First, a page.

Wow. 300 pages. Now, that is a slow burn.

Munk said...

Your discussion on skimming is very intriguing.

Michael Offutt said...

I found myself skimming sometimes in George R.R. Martin's novels. Something about fantasy writers says that when you've put in your time and got an established name, you can write till there are no more trees left in the world to print your book.

Nas Dean said...

Thanks for sharing this interesting post, and I also tend to skim at times so how do we get the balance between boring and necessary information?

Angie Cothran said...

China Mieville is great. I love his book Un Lun Dun!

mooderino said...

@Suze-makes my novel seem like a rocket launching.

@Munk-I only wish I could understand it a little better.

@Michael-I think it's terrible and lazy and those people are undeserving of their huge wealth. I wish I was one of them.

@Nas-if I knew i would tell you.

@Angie-I'm thinking of reading The City The City next. Anyone read it?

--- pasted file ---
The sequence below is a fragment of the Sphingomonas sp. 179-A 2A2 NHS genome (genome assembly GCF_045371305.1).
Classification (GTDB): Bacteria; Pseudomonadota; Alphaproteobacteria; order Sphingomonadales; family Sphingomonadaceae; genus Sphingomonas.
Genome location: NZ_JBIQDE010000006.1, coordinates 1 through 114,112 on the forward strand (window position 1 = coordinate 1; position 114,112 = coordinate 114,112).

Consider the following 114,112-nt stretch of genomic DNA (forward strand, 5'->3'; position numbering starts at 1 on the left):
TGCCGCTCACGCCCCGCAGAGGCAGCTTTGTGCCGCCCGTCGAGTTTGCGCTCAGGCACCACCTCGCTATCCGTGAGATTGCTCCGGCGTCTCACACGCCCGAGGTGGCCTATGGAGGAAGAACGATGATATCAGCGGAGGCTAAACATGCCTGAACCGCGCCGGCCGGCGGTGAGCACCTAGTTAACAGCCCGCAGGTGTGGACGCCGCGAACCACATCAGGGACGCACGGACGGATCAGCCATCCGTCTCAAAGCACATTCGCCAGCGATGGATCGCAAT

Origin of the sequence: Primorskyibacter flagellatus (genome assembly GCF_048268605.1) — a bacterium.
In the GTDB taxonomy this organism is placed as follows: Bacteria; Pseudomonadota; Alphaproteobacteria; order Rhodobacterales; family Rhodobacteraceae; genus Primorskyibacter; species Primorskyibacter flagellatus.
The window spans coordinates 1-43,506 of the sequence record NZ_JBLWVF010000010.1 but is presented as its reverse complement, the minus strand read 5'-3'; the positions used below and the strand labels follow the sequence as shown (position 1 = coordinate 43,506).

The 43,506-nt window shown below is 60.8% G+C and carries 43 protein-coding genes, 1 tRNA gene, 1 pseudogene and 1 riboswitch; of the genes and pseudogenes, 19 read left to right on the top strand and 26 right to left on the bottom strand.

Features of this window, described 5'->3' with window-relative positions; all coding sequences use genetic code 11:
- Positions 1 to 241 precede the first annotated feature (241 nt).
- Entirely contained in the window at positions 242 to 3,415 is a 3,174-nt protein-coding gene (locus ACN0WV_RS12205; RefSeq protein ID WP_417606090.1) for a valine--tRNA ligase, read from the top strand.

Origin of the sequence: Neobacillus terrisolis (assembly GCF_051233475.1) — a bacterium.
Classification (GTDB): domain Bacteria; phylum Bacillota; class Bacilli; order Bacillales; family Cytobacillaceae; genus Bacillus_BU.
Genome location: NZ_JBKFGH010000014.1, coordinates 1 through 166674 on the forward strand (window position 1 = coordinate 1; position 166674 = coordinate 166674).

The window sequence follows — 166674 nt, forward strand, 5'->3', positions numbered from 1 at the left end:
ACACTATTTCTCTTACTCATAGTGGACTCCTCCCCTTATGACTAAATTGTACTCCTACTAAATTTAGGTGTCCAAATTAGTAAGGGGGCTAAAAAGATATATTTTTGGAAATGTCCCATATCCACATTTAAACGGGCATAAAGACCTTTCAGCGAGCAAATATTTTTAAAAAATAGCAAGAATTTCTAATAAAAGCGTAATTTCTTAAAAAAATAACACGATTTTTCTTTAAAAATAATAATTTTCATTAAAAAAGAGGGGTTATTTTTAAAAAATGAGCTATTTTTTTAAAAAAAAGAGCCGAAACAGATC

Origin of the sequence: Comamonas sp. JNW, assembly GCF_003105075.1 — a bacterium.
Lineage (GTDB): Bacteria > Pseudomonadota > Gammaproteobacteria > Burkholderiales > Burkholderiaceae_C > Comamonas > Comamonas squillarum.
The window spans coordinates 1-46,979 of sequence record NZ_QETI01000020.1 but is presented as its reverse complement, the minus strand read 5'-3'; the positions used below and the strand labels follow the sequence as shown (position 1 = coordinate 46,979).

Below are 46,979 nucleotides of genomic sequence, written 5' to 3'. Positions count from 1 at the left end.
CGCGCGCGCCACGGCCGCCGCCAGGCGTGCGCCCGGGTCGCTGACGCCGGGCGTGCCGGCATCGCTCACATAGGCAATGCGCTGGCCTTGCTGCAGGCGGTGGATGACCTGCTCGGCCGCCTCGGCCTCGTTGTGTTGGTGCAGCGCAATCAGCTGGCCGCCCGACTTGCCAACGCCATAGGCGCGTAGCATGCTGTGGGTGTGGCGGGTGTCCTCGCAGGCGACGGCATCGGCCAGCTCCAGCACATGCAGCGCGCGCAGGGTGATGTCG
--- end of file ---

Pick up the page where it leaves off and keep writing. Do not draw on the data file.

Tiyana said...

For me, as a reader I tend to want just info that’s relevant to the scene at hand (which may be part of the main plot but could be a related sub-plot) delivered gradually in bits and pieces or in less than half a page, but this isn't always the case. Sometimes I actually find longer chunks of info amusing, depending on the voice and style it is told in. Though, as you can see, this is very subjective to my tastes as a reader. (And hey, sometimes it’s nice to have chunks of descriptive exposition breaking up long stretches of dialogue and/or action. I prefer a mix.)

Ultimately, I think that writers should write descriptions they know they’d want to read, personally. Other people can give you their opinion as to what works and what doesn’t, which may/may not help, but ultimately you are the judge of what’s important and what’s worth caring about in your own story.